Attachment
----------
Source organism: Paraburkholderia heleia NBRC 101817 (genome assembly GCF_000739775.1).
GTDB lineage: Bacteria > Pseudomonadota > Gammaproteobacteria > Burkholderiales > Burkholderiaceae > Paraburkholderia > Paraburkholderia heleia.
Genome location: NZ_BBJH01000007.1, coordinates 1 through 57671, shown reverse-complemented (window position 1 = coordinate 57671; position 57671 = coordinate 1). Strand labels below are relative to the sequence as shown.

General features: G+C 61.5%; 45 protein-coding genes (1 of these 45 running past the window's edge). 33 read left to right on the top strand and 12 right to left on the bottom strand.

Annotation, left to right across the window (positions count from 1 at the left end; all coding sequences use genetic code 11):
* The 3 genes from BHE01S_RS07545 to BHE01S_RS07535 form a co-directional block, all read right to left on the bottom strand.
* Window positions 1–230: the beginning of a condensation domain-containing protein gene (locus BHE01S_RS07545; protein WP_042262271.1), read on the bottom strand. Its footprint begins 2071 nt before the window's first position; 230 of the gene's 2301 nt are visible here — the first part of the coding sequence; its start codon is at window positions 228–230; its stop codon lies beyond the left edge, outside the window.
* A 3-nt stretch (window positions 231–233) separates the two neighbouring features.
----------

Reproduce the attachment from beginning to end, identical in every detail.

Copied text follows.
Source organism: Paraburkholderia heleia NBRC 101817 (genome assembly GCF_000739775.1).
GTDB lineage: Bacteria > Pseudomonadota > Gammaproteobacteria > Burkholderiales > Burkholderiaceae > Paraburkholderia > Paraburkholderia heleia.
Genome location: NZ_BBJH01000007.1, coordinates 1 through 57671, shown reverse-complemented (window position 1 = coordinate 57671; position 57671 = coordinate 1). Strand labels below are relative to the sequence as shown.

General features: G+C 61.5%; 45 protein-coding genes (1 of these 45 running past the window's edge). 33 read left to right on the top strand and 12 right to left on the bottom strand.

Annotation, left to right across the window (positions count from 1 at the left end; all coding sequences use genetic code 11):
* The 3 genes from BHE01S_RS07545 to BHE01S_RS07535 form a co-directional block, all read right to left on the bottom strand.
* Window positions 1–230: the beginning of a condensation domain-containing protein gene (locus BHE01S_RS07545; protein WP_042262271.1), read on the bottom strand. Its footprint begins 2071 nt before the window's first position; 230 of the gene's 2301 nt are visible here — the first part of the coding sequence; its start codon is at window positions 228–230; its stop codon lies beyond the left edge, outside the window.
* A 3-nt stretch (window positions 231–233) separates the two neighbouring features.